I’m happy with my career so far. I feel that I’ve helped people. I’ve helped local businesses learn about their partners and competitors through my column. I’ve helped colleagues use their tools more easily creating widgets that improved those tools. I’ve helped advertisers reach their customers by creating and delivering their ads. I’ve helped fellow journalists and members of the local community use social media effectively by sharing what I’ve learned and organizing events where they could learn more.
I realize that my passion comes from building connections, and I plan to do more of that. I haven’t “landed” yet, but my goal is clear. I want to help people and/or companies make connections to reach their goals. To do that I must keep my options open, because there are so many professions that fit that bill:
Journalists connect news consumers to helpful information.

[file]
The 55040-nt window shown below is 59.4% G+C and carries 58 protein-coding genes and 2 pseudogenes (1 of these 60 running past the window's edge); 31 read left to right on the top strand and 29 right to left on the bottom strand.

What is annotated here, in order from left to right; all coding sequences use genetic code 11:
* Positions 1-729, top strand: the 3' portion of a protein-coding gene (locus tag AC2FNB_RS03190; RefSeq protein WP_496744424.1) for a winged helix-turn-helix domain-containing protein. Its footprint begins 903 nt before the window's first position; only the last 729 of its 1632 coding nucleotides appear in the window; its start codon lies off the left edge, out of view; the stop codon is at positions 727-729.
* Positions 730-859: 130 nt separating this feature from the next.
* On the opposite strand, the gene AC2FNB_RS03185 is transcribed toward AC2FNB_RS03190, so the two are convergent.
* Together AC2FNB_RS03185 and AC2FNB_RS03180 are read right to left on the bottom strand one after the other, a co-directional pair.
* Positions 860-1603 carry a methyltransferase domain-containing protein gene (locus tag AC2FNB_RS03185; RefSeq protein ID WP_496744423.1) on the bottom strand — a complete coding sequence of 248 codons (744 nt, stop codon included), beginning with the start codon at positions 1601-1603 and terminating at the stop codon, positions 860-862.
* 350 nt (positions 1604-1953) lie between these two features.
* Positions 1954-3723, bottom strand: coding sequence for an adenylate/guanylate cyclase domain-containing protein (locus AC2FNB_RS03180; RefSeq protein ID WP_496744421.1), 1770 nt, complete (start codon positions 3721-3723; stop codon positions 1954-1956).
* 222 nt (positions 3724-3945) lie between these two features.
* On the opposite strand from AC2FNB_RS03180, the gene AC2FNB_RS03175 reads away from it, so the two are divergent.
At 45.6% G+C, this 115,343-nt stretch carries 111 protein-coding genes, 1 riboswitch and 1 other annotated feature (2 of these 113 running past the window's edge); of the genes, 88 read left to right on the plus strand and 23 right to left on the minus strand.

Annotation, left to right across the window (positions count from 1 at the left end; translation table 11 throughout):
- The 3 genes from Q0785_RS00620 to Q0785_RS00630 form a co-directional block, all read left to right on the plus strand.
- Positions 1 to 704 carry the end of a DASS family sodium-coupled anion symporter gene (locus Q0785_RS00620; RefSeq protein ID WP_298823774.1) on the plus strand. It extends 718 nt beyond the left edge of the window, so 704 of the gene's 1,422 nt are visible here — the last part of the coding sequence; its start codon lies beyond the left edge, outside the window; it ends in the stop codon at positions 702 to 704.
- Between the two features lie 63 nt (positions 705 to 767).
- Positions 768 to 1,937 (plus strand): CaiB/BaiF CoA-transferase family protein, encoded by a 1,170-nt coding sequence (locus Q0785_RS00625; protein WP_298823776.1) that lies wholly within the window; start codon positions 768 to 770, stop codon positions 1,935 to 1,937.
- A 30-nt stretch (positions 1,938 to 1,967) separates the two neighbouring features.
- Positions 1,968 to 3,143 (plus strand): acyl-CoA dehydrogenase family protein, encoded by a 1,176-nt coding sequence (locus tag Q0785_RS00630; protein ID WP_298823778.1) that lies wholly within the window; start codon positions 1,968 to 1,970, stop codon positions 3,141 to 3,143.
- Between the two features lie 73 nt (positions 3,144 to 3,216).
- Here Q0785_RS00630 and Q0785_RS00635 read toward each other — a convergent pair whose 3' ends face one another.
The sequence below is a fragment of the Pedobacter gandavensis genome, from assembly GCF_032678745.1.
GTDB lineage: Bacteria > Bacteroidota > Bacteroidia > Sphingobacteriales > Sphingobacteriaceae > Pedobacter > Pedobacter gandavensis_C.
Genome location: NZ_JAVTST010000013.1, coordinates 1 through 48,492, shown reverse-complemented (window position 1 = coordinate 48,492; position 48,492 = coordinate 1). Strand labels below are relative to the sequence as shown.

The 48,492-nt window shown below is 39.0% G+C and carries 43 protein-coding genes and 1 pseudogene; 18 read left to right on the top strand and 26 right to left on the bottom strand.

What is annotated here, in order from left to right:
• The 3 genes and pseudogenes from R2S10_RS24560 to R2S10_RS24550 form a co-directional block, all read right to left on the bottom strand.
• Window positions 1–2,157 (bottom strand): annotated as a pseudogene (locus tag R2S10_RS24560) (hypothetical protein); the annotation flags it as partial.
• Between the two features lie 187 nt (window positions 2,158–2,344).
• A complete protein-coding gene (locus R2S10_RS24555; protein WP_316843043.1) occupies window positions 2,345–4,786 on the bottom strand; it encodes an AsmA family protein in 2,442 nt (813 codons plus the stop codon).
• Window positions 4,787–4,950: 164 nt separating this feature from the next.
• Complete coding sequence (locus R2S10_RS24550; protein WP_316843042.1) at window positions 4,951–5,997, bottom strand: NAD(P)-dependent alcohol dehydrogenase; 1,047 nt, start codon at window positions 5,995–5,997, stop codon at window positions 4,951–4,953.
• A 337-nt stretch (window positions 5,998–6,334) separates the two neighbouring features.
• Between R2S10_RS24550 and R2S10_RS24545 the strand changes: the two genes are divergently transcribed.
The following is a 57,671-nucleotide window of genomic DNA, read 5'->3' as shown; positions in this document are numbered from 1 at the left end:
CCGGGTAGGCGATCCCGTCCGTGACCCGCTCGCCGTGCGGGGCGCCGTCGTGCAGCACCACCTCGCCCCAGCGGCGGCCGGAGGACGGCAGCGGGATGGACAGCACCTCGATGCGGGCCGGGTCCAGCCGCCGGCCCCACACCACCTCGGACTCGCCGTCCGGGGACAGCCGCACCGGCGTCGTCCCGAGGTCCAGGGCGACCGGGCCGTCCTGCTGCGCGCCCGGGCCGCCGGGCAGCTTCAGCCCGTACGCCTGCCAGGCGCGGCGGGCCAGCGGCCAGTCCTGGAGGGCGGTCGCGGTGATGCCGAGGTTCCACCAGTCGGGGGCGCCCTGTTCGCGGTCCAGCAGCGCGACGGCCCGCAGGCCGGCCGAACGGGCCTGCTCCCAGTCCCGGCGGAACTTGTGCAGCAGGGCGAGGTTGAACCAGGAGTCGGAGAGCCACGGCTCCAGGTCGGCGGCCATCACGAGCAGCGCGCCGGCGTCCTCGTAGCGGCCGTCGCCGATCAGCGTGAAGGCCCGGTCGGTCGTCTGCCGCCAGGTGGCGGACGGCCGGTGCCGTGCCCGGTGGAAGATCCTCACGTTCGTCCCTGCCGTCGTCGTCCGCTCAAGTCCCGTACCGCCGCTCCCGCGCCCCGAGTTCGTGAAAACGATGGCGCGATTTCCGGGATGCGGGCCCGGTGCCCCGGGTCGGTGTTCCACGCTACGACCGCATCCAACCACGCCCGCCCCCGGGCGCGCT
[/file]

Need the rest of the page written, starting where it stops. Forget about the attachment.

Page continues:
Public relations professionals connect organizations to the public.
Marketers connect products or services to people who can use them.
Managers connect team members to work as one collaborative unit.
Analysts connect data to actionable insights.
Developers connect users to the tasks they need to complete.
My decision wasn’t easy. When I joined the the Register in 2005, it was an exciting news and information organization trying to exceed online just as much as it had in print.
During my first eight years at the Register, I worked on advancing our digital efforts. I started as a slightly glorified web monkey, part of a team that got stories online and made sure the site’s many moving parts were updated throughout the day.
Risk. The Register had forward-thinking people like Glenn Hall on staff. He headed up the business section, and had been watching my work. He asked if I would like to join the business team as editor of our technology coverage. He wanted to add my online skills to the leadership of the section. For that, I will always be grateful.